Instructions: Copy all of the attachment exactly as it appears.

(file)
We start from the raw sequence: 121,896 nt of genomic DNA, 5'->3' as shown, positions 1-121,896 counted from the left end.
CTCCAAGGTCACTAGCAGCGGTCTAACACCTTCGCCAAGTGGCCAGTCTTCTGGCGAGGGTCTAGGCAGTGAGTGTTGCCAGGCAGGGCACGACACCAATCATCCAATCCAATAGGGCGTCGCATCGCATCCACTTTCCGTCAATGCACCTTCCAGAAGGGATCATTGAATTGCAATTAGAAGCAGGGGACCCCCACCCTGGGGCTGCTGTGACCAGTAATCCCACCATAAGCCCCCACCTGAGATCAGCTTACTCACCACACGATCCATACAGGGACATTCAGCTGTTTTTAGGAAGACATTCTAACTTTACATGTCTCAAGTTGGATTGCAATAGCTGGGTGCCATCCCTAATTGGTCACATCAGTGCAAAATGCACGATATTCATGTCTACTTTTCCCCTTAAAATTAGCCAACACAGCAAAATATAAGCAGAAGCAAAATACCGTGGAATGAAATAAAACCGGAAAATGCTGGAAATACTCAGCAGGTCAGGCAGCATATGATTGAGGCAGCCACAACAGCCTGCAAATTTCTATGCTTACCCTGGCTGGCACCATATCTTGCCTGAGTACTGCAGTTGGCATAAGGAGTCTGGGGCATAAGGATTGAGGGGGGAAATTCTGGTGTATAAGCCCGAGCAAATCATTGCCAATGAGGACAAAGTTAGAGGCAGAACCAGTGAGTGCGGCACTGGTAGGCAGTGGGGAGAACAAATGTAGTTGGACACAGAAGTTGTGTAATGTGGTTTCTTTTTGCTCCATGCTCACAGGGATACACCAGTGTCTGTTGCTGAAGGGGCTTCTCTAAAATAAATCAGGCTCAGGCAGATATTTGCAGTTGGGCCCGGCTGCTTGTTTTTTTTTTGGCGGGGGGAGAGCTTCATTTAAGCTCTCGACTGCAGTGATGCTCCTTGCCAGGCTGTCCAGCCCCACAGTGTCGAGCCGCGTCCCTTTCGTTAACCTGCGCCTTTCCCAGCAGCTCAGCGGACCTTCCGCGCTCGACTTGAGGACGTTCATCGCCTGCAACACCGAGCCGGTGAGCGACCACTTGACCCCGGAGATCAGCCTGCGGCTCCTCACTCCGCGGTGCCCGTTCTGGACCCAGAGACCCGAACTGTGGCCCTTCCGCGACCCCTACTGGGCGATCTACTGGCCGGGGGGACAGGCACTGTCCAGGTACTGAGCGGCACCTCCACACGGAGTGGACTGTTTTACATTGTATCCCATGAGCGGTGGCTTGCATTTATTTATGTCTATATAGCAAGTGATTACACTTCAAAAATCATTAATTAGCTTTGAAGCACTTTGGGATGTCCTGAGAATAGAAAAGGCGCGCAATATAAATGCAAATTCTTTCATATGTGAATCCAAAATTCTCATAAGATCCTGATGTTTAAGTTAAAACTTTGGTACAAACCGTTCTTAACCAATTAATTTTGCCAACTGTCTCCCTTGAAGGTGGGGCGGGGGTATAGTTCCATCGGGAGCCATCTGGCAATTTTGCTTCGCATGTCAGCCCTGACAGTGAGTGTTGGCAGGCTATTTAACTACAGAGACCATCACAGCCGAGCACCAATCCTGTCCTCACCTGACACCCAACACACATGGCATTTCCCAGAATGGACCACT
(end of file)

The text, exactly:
We start from the raw sequence: 121,896 nt of genomic DNA, 5'->3' as shown, positions 1-121,896 counted from the left end.
CTCCAAGGTCACTAGCAGCGGTCTAACACCTTCGCCAAGTGGCCAGTCTTCTGGCGAGGGTCTAGGCAGTGAGTGTTGCCAGGCAGGGCACGACACCAATCATCCAATCCAATAGGGCGTCGCATCGCATCCACTTTCCGTCAATGCACCTTCCAGAAGGGATCATTGAATTGCAATTAGAAGCAGGGGACCCCCACCCTGGGGCTGCTGTGACCAGTAATCCCACCATAAGCCCCCACCTGAGATCAGCTTACTCACCACACGATCCATACAGGGACATTCAGCTGTTTTTAGGAAGACATTCTAACTTTACATGTCTCAAGTTGGATTGCAATAGCTGGGTGCCATCCCTAATTGGTCACATCAGTGCAAAATGCACGATATTCATGTCTACTTTTCCCCTTAAAATTAGCCAACACAGCAAAATATAAGCAGAAGCAAAATACCGTGGAATGAAATAAAACCGGAAAATGCTGGAAATACTCAGCAGGTCAGGCAGCATATGATTGAGGCAGCCACAACAGCCTGCAAATTTCTATGCTTACCCTGGCTGGCACCATATCTTGCCTGAGTACTGCAGTTGGCATAAGGAGTCTGGGGCATAAGGATTGAGGGGGGAAATTCTGGTGTATAAGCCCGAGCAAATCATTGCCAATGAGGACAAAGTTAGAGGCAGAACCAGTGAGTGCGGCACTGGTAGGCAGTGGGGAGAACAAATGTAGTTGGACACAGAAGTTGTGTAATGTGGTTTCTTTTTGCTCCATGCTCACAGGGATACACCAGTGTCTGTTGCTGAAGGGGCTTCTCTAAAATAAATCAGGCTCAGGCAGATATTTGCAGTTGGGCCCGGCTGCTTGTTTTTTTTTTGGCGGGGGGAGAGCTTCATTTAAGCTCTCGACTGCAGTGATGCTCCTTGCCAGGCTGTCCAGCCCCACAGTGTCGAGCCGCGTCCCTTTCGTTAACCTGCGCCTTTCCCAGCAGCTCAGCGGACCTTCCGCGCTCGACTTGAGGACGTTCATCGCCTGCAACACCGAGCCGGTGAGCGACCACTTGACCCCGGAGATCAGCCTGCGGCTCCTCACTCCGCGGTGCCCGTTCTGGACCCAGAGACCCGAACTGTGGCCCTTCCGCGACCCCTACTGGGCGATCTACTGGCCGGGGGGACAGGCACTGTCCAGGTACTGAGCGGCACCTCCACACGGAGTGGACTGTTTTACATTGTATCCCATGAGCGGTGGCTTGCATTTATTTATGTCTATATAGCAAGTGATTACACTTCAAAAATCATTAATTAGCTTTGAAGCACTTTGGGATGTCCTGAGAATAGAAAAGGCGCGCAATATAAATGCAAATTCTTTCATATGTGAATCCAAAATTCTCATAAGATCCTGATGTTTAAGTTAAAACTTTGGTACAAACCGTTCTTAACCAATTAATTTTGCCAACTGTCTCCCTTGAAGGTGGGGCGGGGGTATAGTTCCATCGGGAGCCATCTGGCAATTTTGCTTCGCATGTCAGCCCTGACAGTGAGTGTTGGCAGGCTATTTAACTACAGAGACCATCACAGCCGAGCACCAATCCTGTCCTCACCTGACACCCAACACACATGGCATTTCCCAGAATGGACCACT